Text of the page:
Thinking about it later in life, Jim realized that his hearing loss probably started when he was a teen or young adult. It might have been the rock concerts he attended, the fireworks he set off, the motorcycle he rode, or all of these (and other) high-noise activities. Jim ignored his hearing loss— and now he’s paying the price through an increased risk for health conditions like: dementia, depression and injury-causing falls.
As summer begins to wind down, individuals are maximizing their time by enjoying the last of their favorite summer activities and with the transition to fall upon us, we're excited to partake in our favorite events like football games, hiking, hunting and apple picking. However, unwise lifestyle choices can certainly lead to negative consequences, affecting both health status and on-the-job performance.
Summer has (unofficially) kicked off. The weather has finally improved and it's time to get back outside and enjoy it! We all love summer and the activities it brings, such as: outdoor concerts, festivals and parades, however, these summer events have one thing in common...loud noises that could damage your hearing.
Topics: Yanny v Laurel, hearing loss, noise-induced hearing loss, excessive noise exposure, noise exposure, exposure, environmental, ototoxic drugs, medication, infections, smoking, illness & disease, hearing test, frequency, protect
Living your life doesn't have to mean putting yourself at risk for permanent hearing loss. It also does not mean that you need to opt out of certain activities in order to prevent hearing loss. Knowing what frequent activities can negatively affect our hearing long-term and taking steps to eliminate or take protective measures in the future can do wonders! So, what are some things that cause hearing loss?
Topics: hearing loss, Hearing Loss Prevention, medications, medication, smoking, noise exposure, loud noises, noise-induced hearing loss, noise, illness & disease, birth defects, head injury, Comorbidities, hearing screenings, schedule an appointment, hearing appointment
What's the 3rd most common health condition that affects an estimated 36 million Americans?
If you guessed hearing loss, you're right. Hearing loss affects about 12% of the American population.
Topics: hearing aids, hearing loss, hearing, noise-induced hearing loss, why you should address hearing loss, excessive noise exposure, noise exposure, what causes hearing loss, noise, loud noises, hearing loss causes, family & friends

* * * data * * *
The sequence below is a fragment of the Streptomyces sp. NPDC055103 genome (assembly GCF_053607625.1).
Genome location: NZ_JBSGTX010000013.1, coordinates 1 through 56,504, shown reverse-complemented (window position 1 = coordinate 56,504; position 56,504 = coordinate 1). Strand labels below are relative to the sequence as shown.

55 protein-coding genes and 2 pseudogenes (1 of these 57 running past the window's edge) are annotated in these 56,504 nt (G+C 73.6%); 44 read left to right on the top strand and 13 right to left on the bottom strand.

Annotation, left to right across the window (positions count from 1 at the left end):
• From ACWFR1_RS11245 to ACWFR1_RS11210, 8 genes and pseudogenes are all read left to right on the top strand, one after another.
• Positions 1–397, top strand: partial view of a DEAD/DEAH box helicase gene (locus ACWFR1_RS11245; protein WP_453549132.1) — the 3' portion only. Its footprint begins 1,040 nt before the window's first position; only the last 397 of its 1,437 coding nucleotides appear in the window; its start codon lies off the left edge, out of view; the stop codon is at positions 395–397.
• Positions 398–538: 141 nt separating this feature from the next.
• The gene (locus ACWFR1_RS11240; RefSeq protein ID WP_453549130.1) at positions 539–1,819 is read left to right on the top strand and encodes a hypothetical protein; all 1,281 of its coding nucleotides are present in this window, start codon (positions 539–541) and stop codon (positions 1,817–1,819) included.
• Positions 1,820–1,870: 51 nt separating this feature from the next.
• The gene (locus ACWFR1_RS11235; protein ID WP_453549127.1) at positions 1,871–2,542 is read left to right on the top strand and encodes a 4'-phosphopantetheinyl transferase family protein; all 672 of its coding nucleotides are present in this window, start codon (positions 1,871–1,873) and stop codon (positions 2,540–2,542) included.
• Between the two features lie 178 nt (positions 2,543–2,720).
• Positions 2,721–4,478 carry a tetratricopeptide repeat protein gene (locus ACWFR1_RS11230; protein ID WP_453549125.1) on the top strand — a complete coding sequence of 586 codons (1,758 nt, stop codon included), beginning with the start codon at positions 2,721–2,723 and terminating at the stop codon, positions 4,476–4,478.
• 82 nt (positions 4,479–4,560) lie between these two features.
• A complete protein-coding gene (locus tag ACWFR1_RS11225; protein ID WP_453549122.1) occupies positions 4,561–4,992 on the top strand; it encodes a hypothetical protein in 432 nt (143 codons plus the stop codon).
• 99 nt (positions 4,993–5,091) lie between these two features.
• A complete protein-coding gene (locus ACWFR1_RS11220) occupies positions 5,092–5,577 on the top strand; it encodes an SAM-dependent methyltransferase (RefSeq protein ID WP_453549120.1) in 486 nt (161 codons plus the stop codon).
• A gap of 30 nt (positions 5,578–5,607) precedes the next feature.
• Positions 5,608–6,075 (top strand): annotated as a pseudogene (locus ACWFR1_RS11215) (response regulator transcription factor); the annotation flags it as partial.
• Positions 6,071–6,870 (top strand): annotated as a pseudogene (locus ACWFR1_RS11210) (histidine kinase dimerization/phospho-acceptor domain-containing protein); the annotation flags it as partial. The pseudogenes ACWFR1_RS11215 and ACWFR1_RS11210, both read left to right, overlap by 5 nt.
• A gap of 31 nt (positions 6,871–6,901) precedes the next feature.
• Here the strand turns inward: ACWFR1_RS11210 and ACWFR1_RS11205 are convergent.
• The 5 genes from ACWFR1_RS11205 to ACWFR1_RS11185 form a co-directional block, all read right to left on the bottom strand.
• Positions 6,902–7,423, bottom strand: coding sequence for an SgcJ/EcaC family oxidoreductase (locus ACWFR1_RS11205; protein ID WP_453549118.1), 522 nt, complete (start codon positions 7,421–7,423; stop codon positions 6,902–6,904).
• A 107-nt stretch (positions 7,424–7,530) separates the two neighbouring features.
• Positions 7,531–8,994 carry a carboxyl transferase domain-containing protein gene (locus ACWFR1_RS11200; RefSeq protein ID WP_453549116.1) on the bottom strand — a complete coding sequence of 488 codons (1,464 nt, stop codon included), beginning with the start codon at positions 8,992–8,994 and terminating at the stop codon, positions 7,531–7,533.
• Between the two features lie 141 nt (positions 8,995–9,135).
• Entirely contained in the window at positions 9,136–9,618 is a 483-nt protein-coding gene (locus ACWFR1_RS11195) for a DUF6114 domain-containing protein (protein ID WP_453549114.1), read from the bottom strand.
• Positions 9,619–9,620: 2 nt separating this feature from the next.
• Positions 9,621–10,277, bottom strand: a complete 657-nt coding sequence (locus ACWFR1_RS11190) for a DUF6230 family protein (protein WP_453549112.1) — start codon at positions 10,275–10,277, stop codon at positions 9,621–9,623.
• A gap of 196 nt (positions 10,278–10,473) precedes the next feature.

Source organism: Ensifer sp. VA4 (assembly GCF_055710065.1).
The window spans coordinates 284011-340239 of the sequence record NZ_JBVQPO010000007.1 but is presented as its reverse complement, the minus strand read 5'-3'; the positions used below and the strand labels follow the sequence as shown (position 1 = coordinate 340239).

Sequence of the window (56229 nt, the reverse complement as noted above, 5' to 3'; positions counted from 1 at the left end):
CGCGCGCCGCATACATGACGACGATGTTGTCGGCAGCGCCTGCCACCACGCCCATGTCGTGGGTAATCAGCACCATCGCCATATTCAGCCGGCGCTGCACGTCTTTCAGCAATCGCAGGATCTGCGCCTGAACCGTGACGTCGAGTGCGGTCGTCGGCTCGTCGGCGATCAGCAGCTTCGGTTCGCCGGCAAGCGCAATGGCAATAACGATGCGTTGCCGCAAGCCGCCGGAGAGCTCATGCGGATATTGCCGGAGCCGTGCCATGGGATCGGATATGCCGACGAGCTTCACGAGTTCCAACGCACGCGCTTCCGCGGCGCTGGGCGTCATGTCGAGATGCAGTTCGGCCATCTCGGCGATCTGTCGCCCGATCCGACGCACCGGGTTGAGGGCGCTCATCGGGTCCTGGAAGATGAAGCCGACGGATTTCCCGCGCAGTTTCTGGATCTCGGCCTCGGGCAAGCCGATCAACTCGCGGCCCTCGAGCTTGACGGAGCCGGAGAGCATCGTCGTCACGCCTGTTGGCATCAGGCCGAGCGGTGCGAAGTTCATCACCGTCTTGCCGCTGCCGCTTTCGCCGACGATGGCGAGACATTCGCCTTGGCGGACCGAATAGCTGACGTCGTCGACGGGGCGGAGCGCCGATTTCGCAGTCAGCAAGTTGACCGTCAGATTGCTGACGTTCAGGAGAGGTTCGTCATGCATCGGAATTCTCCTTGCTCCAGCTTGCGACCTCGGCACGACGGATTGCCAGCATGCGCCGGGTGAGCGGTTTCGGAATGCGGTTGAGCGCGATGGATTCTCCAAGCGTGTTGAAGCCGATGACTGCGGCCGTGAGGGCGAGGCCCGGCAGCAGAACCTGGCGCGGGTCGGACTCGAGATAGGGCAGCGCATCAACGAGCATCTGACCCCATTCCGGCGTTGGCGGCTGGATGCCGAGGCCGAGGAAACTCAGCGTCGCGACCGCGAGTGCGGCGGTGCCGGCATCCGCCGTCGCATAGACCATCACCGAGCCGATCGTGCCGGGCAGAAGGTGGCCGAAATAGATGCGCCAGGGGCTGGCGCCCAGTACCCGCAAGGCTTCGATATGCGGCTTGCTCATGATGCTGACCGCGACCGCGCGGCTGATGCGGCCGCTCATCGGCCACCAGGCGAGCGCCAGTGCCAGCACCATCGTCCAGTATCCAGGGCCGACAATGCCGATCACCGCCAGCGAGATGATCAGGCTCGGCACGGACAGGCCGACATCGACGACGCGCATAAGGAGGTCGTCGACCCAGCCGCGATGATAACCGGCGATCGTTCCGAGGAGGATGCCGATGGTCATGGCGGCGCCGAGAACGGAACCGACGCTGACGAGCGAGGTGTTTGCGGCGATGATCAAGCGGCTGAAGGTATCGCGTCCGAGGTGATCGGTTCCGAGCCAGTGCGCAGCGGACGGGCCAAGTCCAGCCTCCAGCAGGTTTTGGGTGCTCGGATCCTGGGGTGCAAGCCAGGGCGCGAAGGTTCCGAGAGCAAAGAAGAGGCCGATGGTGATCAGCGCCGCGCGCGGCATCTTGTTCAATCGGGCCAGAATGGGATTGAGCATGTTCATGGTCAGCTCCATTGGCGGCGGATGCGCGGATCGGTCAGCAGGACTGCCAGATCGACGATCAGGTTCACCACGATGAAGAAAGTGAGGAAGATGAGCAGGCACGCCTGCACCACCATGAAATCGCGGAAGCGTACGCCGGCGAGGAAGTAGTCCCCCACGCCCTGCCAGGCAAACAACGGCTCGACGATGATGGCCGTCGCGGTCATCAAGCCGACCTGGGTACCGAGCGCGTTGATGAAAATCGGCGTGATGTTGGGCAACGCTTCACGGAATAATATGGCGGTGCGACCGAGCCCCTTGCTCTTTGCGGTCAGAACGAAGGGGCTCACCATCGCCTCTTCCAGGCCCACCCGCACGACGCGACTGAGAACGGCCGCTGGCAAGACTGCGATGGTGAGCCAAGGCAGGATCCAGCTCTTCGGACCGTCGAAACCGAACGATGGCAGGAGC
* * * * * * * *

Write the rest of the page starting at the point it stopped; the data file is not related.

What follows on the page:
Scientists have discovered that when hearing is damaged by prolonged exposure to loud noise, the brain may also experience the effects. Noise-induced hearing loss not only affects hearing, but it could also affect the brain’s ability to recognize speech.
Topics: hearing loss, brain biology, cognitive decline, noise-induced hearing loss, hearing, why you should address hearing loss, excessive noise exposure, noise exposure, what causes hearing loss, noise, loud noises
We celebrate World Hearing Day every year on March 3rd. Its purpose is to raise awareness about hearing loss and promote ear and hearing care around the world. This year's theme is "Hear the future." The hope is to draw attention to the expected increase in the number of people with hearing loss across the world over the upcoming years.
Topics: hearing loss, noise-induced hearing loss, excessive noise exposure, noise exposure, what causes hearing loss, noise, loud noises, hearing loss causes, Babies and Hearing Loss, Children and Hearing Loss, children, music, Healthy Hearing, World Hearing Day
According to National Institute on Deafness and Other Communication Disorders (NIDCD), "NIHL (noise-induced hearing loss) can be caused by a one-time exposure to an intense “impulse” sound, such as an explosion, or by continuous exposure to loud sounds over an extended period of time...recreational activities that can put you at risk for NIHL include target shooting and hunting, snowmobile riding, listening to MP3 players at high volume through earbuds or headphones, playing in a band, attending loud concerts" and firework displays.
As summer is in full swing, we run from one activity to another so quickly that we may forget to stop and think about how each of these activities can harm our hearing. For a lot of people, summertime means enjoying the great outdoors. But along with favorite summer pastimes come potential threats to your hearing — in the form of ka-booms, roars, blasts and other ear-piercing noises.